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|Chinese expert team helps enhance agricultural development in Zimbabwe|
|Thanks to the efforts of the expert group, output of the households taking part in the demonstration project reached 4-6 tons per hectare, while that of the other house-holds was only 2-3 tons|
|By Li Kaizhi VOL. 13 MAY 2021 ·2021-05-12|
Luo Dengfeng (second right) introduces the implementation of the maize planting project to the visiting officials in Zvimba District, Mashonaland West Province, on March 16 (COURTESY PHOTO)
At the end of 2018, on the eve of his departure to Zimbabwe, Luo Dengfeng felt deeply guilty for not going to be there to take care of his 85-year-old father in the next three years. This is not the ﬁrst time that Luo has been away from his family. As early as 2012, he went to Ethiopia to participate in an agricultural vocational and technical education project conducted by China, serving as a horticulture teacher in a local college.
Shouldering the mission of assistance, he returned to Africa and served as the deputy head of the third batch of the Chinese agricultural expert group in Zimbabwe, undertaking such tasks as investigation and research, maize farming demonstration and training.
He was accompanied by nine other experts, specializing in the ﬁelds of animal husbandry, aquaculture, veterinary medicine, agricultural machinery, agronomy and horticulture. They all have one wish, which is to help local people develop agriculture.
Understanding local reality
Zimbabwe is known as the "vegetable basket of Africa" because of its fertile land, natural resources and favorable climate. "According to the Food and Agriculture Organization, the per-capita arable land in Zimbabwe in 2018 was 0.28 hectares, 3.11 times that of China," Luo said.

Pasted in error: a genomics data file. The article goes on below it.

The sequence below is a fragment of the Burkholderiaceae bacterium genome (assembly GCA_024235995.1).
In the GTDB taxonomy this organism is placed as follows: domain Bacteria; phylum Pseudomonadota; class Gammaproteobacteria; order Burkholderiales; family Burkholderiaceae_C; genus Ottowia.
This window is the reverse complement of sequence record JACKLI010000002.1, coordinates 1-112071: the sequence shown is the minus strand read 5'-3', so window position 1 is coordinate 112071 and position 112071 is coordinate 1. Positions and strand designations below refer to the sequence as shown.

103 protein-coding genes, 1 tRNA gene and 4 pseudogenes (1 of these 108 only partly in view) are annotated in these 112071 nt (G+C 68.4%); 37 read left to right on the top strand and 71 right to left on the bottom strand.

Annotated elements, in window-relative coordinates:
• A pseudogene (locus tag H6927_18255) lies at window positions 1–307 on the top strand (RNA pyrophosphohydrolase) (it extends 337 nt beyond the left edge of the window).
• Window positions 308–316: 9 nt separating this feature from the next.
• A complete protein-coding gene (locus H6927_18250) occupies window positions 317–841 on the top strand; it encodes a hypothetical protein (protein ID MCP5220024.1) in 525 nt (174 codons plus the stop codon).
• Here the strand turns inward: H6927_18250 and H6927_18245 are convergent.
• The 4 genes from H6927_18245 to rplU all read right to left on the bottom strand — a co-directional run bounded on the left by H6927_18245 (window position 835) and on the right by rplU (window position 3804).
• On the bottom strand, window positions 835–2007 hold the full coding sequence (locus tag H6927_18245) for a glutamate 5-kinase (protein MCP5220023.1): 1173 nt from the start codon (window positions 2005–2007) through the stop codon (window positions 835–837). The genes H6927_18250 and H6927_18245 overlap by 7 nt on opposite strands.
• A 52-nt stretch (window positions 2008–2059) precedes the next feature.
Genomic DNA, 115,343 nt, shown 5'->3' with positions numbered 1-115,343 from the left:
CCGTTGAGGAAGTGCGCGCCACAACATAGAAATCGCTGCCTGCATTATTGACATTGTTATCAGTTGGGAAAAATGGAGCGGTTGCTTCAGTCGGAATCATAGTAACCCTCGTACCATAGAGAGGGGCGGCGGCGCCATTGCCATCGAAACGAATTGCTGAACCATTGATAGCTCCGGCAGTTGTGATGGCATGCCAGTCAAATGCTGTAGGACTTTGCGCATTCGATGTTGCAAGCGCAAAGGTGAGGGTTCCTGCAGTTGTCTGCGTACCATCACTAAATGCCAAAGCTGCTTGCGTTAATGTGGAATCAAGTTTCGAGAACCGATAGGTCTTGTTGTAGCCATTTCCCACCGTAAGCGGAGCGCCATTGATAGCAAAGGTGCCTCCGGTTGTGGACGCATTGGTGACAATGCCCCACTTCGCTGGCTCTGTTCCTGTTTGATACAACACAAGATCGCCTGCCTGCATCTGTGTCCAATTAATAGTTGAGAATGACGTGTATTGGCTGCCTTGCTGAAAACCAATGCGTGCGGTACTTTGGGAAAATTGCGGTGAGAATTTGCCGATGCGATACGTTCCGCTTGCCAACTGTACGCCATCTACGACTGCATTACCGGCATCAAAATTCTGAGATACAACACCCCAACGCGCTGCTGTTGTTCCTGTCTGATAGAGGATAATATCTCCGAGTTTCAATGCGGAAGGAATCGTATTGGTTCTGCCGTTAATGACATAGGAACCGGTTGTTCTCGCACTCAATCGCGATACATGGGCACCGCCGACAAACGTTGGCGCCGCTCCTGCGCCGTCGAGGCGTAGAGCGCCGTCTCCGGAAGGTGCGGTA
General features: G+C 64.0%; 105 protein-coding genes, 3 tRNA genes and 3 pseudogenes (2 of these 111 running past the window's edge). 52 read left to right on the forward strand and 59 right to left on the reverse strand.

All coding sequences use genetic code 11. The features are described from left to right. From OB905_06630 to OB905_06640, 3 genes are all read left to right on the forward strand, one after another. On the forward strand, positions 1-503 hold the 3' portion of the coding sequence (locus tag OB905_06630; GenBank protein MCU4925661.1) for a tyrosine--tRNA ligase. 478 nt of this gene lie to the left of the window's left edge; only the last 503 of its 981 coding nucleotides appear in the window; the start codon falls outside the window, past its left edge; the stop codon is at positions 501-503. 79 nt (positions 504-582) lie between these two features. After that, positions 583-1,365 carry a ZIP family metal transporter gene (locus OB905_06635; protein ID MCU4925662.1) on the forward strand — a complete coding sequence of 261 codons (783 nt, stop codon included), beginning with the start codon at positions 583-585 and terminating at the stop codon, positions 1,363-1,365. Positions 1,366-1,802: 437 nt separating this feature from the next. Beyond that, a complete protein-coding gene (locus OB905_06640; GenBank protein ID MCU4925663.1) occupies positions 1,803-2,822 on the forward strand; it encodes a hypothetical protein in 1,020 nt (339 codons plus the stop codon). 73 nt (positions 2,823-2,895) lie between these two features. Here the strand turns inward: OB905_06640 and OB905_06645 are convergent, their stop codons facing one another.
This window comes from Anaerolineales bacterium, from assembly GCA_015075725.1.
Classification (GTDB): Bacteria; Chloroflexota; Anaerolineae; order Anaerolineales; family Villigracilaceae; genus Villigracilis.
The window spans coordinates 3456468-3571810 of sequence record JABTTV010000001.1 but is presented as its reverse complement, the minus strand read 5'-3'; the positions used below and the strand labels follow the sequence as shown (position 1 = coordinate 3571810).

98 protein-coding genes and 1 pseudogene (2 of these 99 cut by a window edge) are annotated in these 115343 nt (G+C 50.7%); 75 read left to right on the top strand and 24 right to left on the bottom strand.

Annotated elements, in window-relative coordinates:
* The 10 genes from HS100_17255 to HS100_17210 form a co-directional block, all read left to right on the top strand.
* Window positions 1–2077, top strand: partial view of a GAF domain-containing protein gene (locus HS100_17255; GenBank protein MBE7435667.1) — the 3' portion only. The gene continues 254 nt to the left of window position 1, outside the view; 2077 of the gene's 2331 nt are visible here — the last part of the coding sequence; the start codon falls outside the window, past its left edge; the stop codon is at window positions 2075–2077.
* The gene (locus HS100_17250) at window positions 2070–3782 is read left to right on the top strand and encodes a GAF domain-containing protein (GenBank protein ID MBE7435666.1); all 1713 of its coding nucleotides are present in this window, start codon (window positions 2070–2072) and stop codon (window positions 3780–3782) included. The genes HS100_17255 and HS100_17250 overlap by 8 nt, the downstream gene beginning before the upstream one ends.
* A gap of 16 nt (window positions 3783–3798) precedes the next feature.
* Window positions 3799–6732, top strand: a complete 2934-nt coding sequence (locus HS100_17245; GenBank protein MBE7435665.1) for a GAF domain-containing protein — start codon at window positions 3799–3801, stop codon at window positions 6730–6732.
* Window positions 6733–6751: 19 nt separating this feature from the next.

While seeing the natural advantages, the group also learned about some of the problems affecting local agricultural production: the lack of electricity supply in many rural areas, or inadequate power supply and annual drought in many areas. According to Luo, this is because there is a long dry sea-son of more than half a year, and a short-age of water management infrastructure, which leads to underutilization of water resources. "It is imperative to transform the agricultural development concept," Luo said.
Luo frequently visits relevant institutions, enterprises, farms and farmers to identify the problems and try to ﬁnd solutions. The most gratifying thing for him is to promote the export of citrus to China. Luo looked into the possibility of citrus exports and went deep into the relevant citrus enterprises to research and write reports.
"This not only plays a role in promoting the quality and safety management of Zimbabwe citrus, but also does its bit in the economic and trade cooperation between the two countries," Luo said.
Over the past two years, he has conducted research on more than 30 departments and enterprises. In addition, he has independently authored six research reports and participated in the completion of another six research reports, which carry useful insights for brand-building and development of agribusiness in Zimbabwe.
Luo Dengfeng conducts research at a farmers' market in Domboshawa, Mashonaland East, on April 13, 2019 (COURTESY PHOTO)
After conducting careful research, the expert group decided to set up a vegetable demonstration plot in Greendale District, Harare, on January 2019. "It is our responsibility to demonstrate Chinese agricultural technologies and management models to local farmers. China feeds 22 percent of the world's population with 7 percent of its arable land. From this point of view, our approach works," Luo said.
Since the plot was completed, batches of vegetable varieties of China have taken root in Zimbabwe. Local agricultural officials and businesses dealing with agriculture have also visited the base many times to learn about techniques and easy-to-operate advanced agricultural equipment.